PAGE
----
There is no shortage of opinions on how well (or how poorly) the Obama administration has executed its job in managing our national interests over the course of the last eight years, but there is one thing I think everyone will agree on: Obama has done a wonderful job promoting Obama.
“Our businesses are in the longest uninterrupted stretch of job creation in our history.” — September 10, 2014
“I would put our legislative and foreign policy accomplishments in our first two years against any president — with the possible exceptions of Johnson, F.D.R. and Lincoln — just in terms of what we’ve gotten done in modern history.” — December 2011
Being the polarizing figure that he’s been, Obama’s supporters have shown little hesitation in agreeing with these statements.
His detractors have been just as quick to shake their heads and call BS on any flattering evaluation of his time in office.
But what is the cold, hard, honest truth? Removing all of the emotional background noise, just how good or how bad has his time in office been?
That question cannot be answered all at once. It needs to be divided into issues.
There are the foreign and domestic spheres. There is legislation and administration. There are social issues and there are economic.
The focus here is the economy, and, unlike many of his supporters would like to believe, the best indicator of a strong economy isn’t the Dow.
While strength in the stock market does indicate investor confidence, the best way to tell just how strong the economic backbone of the nation is, is to look at the inflation-adjusted earning potential of the average citizen.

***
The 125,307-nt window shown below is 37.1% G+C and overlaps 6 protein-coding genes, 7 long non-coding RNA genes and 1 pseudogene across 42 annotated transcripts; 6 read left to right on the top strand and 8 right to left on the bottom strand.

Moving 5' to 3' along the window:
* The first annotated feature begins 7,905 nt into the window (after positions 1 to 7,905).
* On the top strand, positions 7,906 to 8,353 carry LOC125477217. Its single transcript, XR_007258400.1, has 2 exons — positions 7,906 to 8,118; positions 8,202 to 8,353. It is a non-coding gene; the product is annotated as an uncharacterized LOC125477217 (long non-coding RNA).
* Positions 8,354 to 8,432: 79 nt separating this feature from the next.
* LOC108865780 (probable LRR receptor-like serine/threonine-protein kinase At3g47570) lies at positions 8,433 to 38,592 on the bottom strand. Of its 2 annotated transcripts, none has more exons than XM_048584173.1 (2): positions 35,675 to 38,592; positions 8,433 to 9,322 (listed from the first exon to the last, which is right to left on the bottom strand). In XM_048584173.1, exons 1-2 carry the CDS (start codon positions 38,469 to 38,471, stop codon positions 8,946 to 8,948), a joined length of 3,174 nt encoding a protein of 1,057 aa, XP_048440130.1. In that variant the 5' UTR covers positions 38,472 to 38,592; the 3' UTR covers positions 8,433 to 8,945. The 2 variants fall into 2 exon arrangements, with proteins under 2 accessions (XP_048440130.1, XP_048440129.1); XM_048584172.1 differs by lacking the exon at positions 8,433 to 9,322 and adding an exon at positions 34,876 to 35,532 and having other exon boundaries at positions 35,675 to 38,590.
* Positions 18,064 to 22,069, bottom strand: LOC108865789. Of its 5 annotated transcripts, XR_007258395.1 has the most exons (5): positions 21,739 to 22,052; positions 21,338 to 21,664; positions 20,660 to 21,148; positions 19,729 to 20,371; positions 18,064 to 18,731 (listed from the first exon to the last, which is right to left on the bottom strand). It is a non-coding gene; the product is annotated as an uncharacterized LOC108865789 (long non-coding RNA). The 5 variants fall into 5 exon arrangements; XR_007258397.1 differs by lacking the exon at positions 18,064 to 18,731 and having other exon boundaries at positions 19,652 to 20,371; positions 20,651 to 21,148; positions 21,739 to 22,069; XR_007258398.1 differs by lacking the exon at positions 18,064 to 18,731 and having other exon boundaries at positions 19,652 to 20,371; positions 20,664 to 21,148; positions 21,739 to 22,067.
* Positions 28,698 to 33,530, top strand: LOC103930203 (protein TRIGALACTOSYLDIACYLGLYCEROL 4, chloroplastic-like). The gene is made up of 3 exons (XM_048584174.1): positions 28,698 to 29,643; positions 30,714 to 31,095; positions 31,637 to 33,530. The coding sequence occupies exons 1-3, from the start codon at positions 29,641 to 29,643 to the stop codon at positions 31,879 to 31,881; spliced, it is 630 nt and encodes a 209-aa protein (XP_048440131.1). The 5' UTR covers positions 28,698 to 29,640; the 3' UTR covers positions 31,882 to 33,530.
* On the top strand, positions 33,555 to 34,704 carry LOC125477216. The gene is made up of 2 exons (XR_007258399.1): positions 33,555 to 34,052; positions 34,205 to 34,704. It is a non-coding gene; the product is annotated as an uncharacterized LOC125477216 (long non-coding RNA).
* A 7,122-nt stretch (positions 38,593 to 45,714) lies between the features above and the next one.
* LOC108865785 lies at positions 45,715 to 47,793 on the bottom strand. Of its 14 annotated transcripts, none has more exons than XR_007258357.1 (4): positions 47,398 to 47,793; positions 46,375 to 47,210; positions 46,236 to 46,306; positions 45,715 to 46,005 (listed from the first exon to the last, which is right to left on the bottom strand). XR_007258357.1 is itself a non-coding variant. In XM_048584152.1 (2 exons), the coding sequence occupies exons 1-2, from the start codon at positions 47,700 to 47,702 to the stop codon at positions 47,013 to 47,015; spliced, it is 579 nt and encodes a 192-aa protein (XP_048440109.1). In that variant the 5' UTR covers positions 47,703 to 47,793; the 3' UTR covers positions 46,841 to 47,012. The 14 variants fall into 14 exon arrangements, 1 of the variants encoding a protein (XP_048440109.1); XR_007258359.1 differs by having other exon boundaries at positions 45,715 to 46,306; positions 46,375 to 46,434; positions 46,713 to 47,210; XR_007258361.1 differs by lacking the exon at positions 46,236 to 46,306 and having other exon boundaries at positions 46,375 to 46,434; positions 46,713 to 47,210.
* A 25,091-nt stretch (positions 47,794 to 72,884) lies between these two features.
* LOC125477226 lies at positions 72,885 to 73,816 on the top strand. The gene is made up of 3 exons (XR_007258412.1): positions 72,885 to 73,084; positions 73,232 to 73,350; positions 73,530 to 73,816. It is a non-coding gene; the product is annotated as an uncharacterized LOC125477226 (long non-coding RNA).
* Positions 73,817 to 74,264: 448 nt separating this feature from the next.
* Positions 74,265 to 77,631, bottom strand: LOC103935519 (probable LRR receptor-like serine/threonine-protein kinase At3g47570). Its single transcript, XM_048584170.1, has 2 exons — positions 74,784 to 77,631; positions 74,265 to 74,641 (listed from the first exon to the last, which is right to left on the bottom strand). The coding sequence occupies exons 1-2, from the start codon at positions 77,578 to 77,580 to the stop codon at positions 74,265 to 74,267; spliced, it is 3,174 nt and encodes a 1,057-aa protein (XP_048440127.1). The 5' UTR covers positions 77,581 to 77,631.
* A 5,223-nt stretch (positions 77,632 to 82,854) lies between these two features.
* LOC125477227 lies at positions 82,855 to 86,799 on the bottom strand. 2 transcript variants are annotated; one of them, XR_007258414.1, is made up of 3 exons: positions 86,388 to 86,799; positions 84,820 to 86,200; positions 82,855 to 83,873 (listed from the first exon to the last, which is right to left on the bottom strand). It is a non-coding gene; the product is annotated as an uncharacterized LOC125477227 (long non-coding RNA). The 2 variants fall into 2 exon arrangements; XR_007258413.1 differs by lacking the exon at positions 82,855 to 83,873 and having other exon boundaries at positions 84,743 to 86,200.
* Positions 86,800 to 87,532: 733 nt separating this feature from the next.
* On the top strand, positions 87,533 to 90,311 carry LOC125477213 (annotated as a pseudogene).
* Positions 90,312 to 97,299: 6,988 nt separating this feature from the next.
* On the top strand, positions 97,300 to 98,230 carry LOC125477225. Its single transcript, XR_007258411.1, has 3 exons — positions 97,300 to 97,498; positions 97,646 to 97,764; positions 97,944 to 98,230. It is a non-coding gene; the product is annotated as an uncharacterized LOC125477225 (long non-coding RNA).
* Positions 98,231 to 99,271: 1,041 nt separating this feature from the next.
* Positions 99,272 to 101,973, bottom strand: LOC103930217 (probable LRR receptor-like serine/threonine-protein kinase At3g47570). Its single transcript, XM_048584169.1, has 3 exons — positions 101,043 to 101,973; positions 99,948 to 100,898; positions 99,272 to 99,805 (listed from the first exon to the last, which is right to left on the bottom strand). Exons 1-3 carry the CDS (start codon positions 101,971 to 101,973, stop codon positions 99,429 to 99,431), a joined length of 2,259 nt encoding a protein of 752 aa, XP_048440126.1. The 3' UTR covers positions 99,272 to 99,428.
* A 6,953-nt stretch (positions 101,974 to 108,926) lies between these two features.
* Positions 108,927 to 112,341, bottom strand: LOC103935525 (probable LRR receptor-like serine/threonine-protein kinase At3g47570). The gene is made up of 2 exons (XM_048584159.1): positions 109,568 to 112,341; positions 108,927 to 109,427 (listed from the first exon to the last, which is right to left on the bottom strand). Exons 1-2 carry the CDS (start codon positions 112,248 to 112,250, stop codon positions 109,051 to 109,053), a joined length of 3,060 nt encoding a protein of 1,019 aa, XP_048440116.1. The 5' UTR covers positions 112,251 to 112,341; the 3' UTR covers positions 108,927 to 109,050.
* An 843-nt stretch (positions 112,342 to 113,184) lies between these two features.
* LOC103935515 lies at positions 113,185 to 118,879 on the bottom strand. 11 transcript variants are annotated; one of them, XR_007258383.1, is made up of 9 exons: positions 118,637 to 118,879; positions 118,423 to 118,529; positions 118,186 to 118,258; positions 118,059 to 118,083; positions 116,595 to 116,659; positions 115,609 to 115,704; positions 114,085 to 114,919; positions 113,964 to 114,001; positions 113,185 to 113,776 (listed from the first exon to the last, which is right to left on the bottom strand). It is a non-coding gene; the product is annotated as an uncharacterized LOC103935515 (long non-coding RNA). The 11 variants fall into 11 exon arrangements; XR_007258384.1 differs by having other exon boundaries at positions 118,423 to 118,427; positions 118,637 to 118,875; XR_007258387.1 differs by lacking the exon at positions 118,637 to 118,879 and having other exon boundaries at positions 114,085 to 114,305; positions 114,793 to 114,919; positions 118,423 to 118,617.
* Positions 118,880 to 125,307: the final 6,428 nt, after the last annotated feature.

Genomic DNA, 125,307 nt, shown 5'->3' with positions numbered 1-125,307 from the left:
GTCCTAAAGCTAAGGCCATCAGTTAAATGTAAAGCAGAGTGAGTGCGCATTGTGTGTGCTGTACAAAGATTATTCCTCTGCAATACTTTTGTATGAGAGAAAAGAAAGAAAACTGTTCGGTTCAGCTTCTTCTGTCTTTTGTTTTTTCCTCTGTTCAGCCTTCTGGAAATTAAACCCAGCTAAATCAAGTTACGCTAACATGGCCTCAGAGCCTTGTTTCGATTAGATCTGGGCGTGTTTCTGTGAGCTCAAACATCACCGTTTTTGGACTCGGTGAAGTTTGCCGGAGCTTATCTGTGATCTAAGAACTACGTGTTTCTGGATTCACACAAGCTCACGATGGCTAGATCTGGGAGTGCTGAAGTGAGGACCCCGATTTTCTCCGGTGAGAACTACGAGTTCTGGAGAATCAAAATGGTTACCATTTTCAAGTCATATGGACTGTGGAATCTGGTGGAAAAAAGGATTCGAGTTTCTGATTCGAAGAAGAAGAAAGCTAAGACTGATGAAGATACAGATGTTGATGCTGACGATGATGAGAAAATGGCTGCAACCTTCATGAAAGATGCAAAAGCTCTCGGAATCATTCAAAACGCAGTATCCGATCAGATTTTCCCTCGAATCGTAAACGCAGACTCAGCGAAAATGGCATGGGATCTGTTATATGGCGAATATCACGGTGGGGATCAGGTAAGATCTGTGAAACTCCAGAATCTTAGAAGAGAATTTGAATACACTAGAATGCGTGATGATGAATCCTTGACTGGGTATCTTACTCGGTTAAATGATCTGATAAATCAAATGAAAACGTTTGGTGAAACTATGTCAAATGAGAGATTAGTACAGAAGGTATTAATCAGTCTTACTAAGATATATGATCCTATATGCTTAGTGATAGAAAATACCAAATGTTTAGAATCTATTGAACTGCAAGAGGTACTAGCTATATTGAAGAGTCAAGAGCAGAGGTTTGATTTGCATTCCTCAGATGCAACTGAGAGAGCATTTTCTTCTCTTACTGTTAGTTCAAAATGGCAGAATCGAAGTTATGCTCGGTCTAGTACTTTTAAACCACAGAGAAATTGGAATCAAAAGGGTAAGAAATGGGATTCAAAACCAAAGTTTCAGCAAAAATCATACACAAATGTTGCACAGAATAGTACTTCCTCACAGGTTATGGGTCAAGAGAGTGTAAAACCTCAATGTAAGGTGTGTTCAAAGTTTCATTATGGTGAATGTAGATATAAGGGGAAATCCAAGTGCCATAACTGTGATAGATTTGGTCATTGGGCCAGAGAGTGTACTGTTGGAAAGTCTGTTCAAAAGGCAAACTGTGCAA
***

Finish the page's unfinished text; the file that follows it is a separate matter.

That earning potential gives us a glimpse of spending potential and, with it, the ability of the citizenry to maintain and enhance quality of life.
While raw job creation might provide some insight into this issue, an evaluation of the overall quality of life needs to go farther.
When it comes to raw job creation, Obama has, indeed, done better than average.
But if all he’s doing is creating more and more minimum-wage and part-time employment opportunities, what exactly is the net effect of this presidency? Is it good, or is it bad?
For the answer, we go to the average earning potential of Americans, as tracked across his entire time in office.
Across the board, wage growth among Americans in non-supervisory roles (cutting executives out of the metric) hasn’t exactly been astounding since Obama entered office in January of 2009.
Compared with other salient modern history moments, going back 50 years, his time in office looks downright underwhelming. In fact, it’s a bit reminiscent of a dying patient’s EKG.
Which means that all these jobs, in the end, have done little to keep up growth on a household level.
And that puts into question all claims of a recovery, much less a resurgence.
Part of the reason we’re seeing this downturn in wage growth amidst supposedly positive progress in unemployment is that job participation across the board is at historic lows.
So while new jobs are being created and unemployment appears to be waning, those numbers need to be taken in context with a smaller workforce.
Unemployment figures do not include those who have been out of work long enough to no longer be eligible for unemployment benefits or those who are working only part time.
So while official unemployment figures may be low, about 5% of the total population is no longer even considered in that metric.
Just one of the ways that Obama and his spin-doctors are able to turn lemons into lemonade.
And it’s based on that lemonade that we’re to believe that things are better than ever — even though upward mobility, even among those at work, is also at record lows.
The lesson to be learned here?
Don’t believe the conclusions you’re being handed. Believe only the raw numbers.
Until next time,
Pro Trader Today